Indian Hockey's conundrum - Will glory return or are we fighting a lost battle?
Hockey's lost glory and its revival in recent years.
Few days back, I was watching CNN IBN’s annual Indian of the Year awards ceremony. Lots of dignitaries were being honoured for achievements in their respective fields, but one accolade that stood out was the Lifetime achievement award conferred to the legendary Mr. Balbir Singh Dosanjh – the captain of men’s hockey team that won the gold medal at the 1956 Melbourne Olympics.
It was presented by the gold medallists of 1980 Moscow Olympics – the hockey stalwarts who led us to glory in Russia, and we have been waiting for the Olympic glory ever since. Where have we gone wrong?
I remember my early childhood days when my father used to follow hockey with immense passion. I was in my early teens and after Cricket & Tennis, hockey was the only sport which I saw on the tube then. I remember those Indo- Pak encounters where tensions scaled new heights and standards struck exceptional peaks.
Though I didn’t enjoy it much but my dad’s constant commentary from his couch, his anticipation and soaring excitement levels lent a new dimension to the game which aroused my interest.
But my love for this game finally came to the fore when I saw an epic encounter between the arch rivals India and Pakistan during the Champions Trophy in 2003. Despite trailing 4-2 in the first half, India’s stalwarts staged a dramatic comeback and thrashed the neighbors by a margin of 7-4.
The brilliance of iconic Dhanraj Pillay and some stunning finishes by Gagan Ajit Singh (son of former Olympian Ajit Singh) erased the memories of the nailing 7-0 loss we had suffered in finals of Asian Games at the National Hockey Stadium in 1982.
And we followed that up with gold at Asian Games next year. Hockey found a new lease of life. And I found a new sport where emotions knew no limits.
But we could never really capitalise on those sporadic successes here and there and Indian hockey went further down the barrel. And I don’t blame the players for that. There was a golden period when Europe was a fan of our freestyle hockey, there was almost an unbridgeable gap between the two.
Our dribbles on grass were admired across the globe but with the introduction of Astroturf, the reverse happened, poor infrastructure, improper grooming and training resulted in a catastrophe and suddenly we were too far behind the European Nations.
Zero adaptability and improper tactics did not help the matters at all. As a result, we were left wanting. Success eluded us at big stages, which was highlighted by our inability to qualify for the 2008 Beijing Olympics. The lack of confidence against tougher teams and inability to act in pressure situations were one of the few problems that was there for everyone to see.
The stigma of ineffective organization plagued us completely. The tussle between FIH and HI over the control of the so-called national game or the apathetic IOA and their organizational failures had resulted in a complete neglect of Infrastructure at grass root levels.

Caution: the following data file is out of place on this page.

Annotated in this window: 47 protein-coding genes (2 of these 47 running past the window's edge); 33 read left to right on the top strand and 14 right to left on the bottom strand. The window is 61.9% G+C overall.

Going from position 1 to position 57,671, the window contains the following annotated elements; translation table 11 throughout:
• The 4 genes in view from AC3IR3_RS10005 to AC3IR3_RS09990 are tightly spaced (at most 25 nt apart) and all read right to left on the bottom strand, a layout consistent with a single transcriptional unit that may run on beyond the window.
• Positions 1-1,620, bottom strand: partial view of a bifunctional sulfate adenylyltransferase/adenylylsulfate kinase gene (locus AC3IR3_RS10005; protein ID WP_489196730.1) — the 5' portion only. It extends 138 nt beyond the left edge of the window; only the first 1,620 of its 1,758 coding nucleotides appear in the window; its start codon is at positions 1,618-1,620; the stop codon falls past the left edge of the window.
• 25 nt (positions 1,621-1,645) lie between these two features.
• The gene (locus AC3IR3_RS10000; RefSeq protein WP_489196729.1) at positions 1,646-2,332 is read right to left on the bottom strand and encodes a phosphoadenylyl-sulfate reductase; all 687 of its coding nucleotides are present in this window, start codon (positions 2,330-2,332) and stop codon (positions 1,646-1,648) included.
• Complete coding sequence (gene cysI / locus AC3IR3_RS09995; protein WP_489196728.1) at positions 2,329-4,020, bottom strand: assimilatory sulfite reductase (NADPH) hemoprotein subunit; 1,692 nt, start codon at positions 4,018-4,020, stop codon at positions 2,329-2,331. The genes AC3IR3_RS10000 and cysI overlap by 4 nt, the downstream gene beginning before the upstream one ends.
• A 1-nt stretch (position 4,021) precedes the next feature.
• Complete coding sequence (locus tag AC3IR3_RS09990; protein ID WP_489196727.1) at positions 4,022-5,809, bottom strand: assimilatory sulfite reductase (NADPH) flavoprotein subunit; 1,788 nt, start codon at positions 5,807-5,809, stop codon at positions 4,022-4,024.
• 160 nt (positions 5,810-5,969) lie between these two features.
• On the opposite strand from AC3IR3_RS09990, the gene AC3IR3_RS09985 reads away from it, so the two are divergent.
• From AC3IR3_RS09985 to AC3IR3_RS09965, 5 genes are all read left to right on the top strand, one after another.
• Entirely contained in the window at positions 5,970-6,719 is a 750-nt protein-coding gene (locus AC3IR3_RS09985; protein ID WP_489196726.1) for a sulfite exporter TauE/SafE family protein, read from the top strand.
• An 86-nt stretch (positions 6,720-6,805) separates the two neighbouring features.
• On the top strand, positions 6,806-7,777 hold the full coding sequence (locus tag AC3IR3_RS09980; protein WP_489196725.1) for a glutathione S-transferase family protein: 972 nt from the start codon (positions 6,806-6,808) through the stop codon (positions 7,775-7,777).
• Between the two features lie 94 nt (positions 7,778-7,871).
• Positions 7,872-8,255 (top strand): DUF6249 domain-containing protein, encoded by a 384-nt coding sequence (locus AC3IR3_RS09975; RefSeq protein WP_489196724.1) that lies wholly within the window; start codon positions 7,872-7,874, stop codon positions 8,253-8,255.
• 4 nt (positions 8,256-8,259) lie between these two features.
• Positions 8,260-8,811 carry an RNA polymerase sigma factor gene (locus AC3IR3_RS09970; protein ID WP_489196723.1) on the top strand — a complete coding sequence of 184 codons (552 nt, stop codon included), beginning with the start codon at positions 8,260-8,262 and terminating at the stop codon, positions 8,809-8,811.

Proper grooming of youngsters was never contemplated, be it infusing more money for the game’s development. And the lack of thought for the betterment of the game was evident at the London Olympics in 2012 as well. Though we managed to qualify for the main event unlike the humiliation of 2008, but we finished at the bottom of the heap, our worst show ever.
But events have taken a positive turn, especially after 2012 Olympics. Hockey has been given a new lease of life by the corporate honchos. The introduction of Hockey India League from 2013 has brought competitive hockey to our land. The exposure our young players have got by playing alongside international stars has been brilliant and it has done wonders for their confidence.
To excel at the international level, talent alone does not take you through, it is the attitude and the mental grooming that equally plays its part and HIL has had a significant contribution. New youngsters have come up the ranks and they look extremely promising.
The likes of Kothajit Singh, Mandeep Singh, Ramandeep Singh guided by the likes of Sardar Singh & SV Sunil give a ray of hope to all the die hard hockey fans. Organisation has improved drastically and more investment in hockey is doing wonders for the sport.
The recent performances in the ongoing Champions Trophy in London have been promising. Though there is still work to be done in deep defense but the gap between us and the likes of Australia, Germany, Belgium and other European heavyweights is not that great as it was a decade back.
Being an ardent hockey fan, I hate when we lose, I hate to see the lost hope in my dad’s eyes and that too for a sport he once played with immense glory. And it is the same for many fathers who wanted to teach their children the essence of this beautiful game but its plight never allowed that to happen.
I hope we dish out a spectacular performance in Rio Olympics 2016. Hockey needs our wishes & support and I am ready for it. I expect the same from all of us.